“I named it after the 19th century novel by Samuel Butler, which is often credited as being the first science fiction work,” he explains. “This work was stimulated by his visit to New Zealand where the seasons and everything else seemed to him to be reversed (Erewhon is virtually ‘nowhere’, backwards). It flowers in summer.”

But says Dr Hammett the most significant thing about ‘Erewhon’ is that unlike nearly all sweet peas that have existed since the plant was introduced to cultivation in 1699, it is a hybrid (a cross between two species).

Working with a colleague at the University of Auckland, Dr Hammett hybridised the garden sweet pea (Lathyrus odoratus) with the recently discovered Lathyrus belinensis from Turkey. The hybrids are named in hi honour as Lathyrus x hammettii (‘x’ in the name indicates it’s a hybrid between two species). He is not resting there. His new challenge is to breed a yellow sweet pea.

 

‘Pandemonium’. Image Dr Keith Hammett

 

To grow your own sweet peas, sow seeds in autumn, early winter or spring for flowers from winter to summer (depending on the variety). In warm climates sweet peas are usually sown in autumn or very early winter for winter blooms but in cold zones spring plantings can be more productive and see sweet peas in the garden flowering through summer.

The plants grow best in full sun in slightly alkaline soil enriched with well-rotted manure. Sweet peas climb to 1.8m high and need a tall, sturdy trellis to support their growth.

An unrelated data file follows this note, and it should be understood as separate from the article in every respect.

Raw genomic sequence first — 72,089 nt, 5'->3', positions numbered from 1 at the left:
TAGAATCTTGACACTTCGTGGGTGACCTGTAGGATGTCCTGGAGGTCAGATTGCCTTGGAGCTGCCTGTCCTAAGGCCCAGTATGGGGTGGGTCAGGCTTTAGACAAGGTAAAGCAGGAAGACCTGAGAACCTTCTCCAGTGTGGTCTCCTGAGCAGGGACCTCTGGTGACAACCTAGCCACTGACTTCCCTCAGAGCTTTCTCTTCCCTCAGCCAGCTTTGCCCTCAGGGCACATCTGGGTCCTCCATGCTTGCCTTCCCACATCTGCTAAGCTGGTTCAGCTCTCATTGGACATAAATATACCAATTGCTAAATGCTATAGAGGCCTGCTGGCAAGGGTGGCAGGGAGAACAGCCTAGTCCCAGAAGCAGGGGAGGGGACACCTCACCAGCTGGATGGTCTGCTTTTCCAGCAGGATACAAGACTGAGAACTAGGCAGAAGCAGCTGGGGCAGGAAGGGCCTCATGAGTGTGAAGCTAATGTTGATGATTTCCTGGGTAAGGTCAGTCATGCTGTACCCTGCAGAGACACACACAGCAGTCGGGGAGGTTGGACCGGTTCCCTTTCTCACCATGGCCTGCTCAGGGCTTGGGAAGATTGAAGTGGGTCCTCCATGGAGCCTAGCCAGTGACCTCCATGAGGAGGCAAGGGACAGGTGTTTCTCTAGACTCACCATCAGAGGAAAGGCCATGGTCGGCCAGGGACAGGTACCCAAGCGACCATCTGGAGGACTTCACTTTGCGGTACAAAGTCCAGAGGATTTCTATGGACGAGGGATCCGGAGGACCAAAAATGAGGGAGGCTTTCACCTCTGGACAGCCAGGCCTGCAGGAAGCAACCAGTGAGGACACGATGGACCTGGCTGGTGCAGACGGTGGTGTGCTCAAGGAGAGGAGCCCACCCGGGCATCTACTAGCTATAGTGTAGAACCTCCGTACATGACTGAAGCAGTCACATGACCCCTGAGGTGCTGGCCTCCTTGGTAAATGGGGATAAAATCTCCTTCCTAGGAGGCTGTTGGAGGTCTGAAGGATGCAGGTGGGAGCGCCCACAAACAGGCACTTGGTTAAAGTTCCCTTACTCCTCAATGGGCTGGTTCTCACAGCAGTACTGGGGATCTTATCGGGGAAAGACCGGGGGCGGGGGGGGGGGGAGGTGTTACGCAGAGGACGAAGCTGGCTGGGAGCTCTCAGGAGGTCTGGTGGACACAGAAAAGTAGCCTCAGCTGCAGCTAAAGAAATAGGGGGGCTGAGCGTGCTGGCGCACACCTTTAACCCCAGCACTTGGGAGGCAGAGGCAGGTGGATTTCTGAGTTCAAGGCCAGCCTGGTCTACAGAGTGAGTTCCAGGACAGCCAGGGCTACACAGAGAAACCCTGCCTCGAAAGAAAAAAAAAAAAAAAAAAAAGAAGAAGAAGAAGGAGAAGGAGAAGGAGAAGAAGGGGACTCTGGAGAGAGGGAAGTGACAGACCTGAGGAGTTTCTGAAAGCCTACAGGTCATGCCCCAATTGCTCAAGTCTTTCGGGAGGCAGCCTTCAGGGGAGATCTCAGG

Seed crisis

The pretty packets of Dr Hammett’s sweet peas conceal a worldwide crisis in the sweet pea seed industry. Seeds are produced around the world but says sweet pea breeder Dr Hammett, experienced growers in both California and Tasmania are no longer producing sweet pea seeds. Sweet pea seeds are now mainly grown in China. Dr Hammett also grows and sells seeds for his own varieties via mail order from his website

 

 

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Jennifer Stackhouse

About Jennifer Stackhouse

Recently Jennifer Stackhouse made the big move from Kurmond in NSW to a Federation house in the little village of Barrington tucked beneath Mt Roland in northwest Tasmania. With high rainfall, rich, red deep soil and a mild climate she reckons she's won the gardening lottery. She's taken on an acre garden that's been lovingly planted and tended for the past 28 years by a pair of keen gardeners so she is discovering a garden full of horticultural treasures. Jennifer is the author of several gardening books including 'Garden', which won a Book Laurel for 2013, as well as ‘The Organic Guide to Edible Gardens’, ‘Planting Techniques’ and ‘My Gardening Year’, which she wrote with her mother Shirley. She was editor of ABC 'Gardening Australia' magazine and now edits the trade journal 'Greenworld' magazine and writes regularly for the Saturday magazine in 'The Mercury'. She is often heard on radio and at garden shows answering garden queries.